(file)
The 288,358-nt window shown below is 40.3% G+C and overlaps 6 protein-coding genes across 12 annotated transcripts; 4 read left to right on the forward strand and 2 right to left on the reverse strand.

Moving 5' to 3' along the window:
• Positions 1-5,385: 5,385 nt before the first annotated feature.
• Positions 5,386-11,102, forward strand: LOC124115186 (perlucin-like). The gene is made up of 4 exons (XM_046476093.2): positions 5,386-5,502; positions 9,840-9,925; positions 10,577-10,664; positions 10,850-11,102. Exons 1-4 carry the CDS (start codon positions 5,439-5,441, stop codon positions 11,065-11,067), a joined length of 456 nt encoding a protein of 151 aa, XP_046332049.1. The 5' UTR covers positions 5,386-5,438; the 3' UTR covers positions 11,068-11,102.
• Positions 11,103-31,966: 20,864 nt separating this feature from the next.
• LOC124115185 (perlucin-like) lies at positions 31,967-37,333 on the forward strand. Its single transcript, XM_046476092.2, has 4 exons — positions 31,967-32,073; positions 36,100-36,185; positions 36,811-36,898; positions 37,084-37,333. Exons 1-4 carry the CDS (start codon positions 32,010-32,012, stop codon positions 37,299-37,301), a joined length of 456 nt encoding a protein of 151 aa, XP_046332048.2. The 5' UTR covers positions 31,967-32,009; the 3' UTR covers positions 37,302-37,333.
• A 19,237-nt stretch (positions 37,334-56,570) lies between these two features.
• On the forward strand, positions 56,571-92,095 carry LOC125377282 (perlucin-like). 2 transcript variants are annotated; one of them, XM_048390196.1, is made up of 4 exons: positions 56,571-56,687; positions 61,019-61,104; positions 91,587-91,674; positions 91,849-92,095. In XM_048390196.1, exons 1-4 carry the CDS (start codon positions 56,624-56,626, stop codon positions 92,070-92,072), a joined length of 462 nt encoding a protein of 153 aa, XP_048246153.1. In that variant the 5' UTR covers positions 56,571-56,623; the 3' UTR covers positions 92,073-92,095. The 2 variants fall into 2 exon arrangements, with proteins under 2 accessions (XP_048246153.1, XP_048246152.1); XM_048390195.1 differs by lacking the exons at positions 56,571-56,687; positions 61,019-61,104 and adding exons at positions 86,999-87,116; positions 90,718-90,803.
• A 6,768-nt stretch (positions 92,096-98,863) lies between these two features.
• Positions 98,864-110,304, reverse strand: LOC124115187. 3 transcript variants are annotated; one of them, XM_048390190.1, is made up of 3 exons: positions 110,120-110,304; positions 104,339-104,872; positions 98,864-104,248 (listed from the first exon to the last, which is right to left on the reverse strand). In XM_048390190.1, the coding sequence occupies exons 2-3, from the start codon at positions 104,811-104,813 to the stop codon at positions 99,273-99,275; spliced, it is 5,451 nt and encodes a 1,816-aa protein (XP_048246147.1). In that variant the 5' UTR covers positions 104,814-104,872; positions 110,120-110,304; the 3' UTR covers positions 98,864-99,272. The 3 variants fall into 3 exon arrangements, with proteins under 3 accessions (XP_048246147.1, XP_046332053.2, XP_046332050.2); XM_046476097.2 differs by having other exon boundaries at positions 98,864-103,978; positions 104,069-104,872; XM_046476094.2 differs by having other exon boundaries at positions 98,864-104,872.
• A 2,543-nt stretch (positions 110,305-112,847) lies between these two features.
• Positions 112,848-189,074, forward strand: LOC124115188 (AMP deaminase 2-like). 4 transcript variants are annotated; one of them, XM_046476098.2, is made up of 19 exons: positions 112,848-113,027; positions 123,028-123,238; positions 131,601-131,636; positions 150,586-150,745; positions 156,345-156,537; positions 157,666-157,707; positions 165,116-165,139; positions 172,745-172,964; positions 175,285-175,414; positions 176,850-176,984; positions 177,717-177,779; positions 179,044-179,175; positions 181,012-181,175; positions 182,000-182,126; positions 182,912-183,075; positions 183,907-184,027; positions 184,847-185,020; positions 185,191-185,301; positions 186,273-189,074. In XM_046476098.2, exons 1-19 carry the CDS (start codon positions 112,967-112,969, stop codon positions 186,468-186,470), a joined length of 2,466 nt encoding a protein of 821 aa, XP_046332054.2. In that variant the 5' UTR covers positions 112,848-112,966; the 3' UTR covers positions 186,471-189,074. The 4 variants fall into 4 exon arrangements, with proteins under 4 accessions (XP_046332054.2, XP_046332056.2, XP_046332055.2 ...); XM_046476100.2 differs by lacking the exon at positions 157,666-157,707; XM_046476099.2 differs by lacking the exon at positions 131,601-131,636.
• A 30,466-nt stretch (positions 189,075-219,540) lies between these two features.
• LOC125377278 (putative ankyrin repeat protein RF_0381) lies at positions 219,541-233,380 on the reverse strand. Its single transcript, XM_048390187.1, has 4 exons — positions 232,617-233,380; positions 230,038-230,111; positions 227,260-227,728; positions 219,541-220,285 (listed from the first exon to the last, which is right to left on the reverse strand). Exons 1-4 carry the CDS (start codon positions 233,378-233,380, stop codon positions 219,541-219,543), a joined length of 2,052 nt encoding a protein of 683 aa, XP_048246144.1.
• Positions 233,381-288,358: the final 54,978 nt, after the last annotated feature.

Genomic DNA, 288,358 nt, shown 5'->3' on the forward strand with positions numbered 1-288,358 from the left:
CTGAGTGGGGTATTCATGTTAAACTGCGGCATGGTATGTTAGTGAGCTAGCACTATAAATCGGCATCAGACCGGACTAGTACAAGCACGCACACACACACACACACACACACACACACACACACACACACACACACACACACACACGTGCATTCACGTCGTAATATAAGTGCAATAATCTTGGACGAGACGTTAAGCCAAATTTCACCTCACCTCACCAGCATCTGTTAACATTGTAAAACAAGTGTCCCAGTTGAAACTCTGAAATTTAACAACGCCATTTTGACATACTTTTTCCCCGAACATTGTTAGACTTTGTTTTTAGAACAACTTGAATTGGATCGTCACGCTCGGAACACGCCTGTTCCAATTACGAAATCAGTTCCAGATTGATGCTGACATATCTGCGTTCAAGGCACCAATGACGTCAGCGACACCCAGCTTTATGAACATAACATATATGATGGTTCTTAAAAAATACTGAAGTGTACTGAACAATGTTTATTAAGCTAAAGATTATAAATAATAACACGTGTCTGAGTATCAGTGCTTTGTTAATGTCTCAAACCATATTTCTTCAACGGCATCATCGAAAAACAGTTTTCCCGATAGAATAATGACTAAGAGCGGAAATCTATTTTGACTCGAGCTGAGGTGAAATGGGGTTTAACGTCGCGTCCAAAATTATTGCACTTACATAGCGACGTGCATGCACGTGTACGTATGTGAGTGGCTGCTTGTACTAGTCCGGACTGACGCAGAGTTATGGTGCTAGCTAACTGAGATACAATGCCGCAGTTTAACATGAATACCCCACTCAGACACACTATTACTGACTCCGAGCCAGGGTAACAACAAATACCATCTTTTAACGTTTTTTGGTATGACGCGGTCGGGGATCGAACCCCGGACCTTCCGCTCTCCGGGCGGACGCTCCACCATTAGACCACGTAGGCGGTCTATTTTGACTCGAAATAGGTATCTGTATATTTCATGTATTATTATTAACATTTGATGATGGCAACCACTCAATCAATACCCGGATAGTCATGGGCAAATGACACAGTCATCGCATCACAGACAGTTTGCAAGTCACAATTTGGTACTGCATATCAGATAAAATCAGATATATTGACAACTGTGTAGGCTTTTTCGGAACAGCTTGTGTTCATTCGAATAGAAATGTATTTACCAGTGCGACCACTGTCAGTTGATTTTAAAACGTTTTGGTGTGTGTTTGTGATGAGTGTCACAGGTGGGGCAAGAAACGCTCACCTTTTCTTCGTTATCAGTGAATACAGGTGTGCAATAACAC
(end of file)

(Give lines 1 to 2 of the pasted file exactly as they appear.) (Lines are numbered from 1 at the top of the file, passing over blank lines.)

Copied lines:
The 288,358-nt window shown below is 40.3% G+C and overlaps 6 protein-coding genes across 12 annotated transcripts; 4 read left to right on the forward strand and 2 right to left on the reverse strand.

Moving 5' to 3' along the window: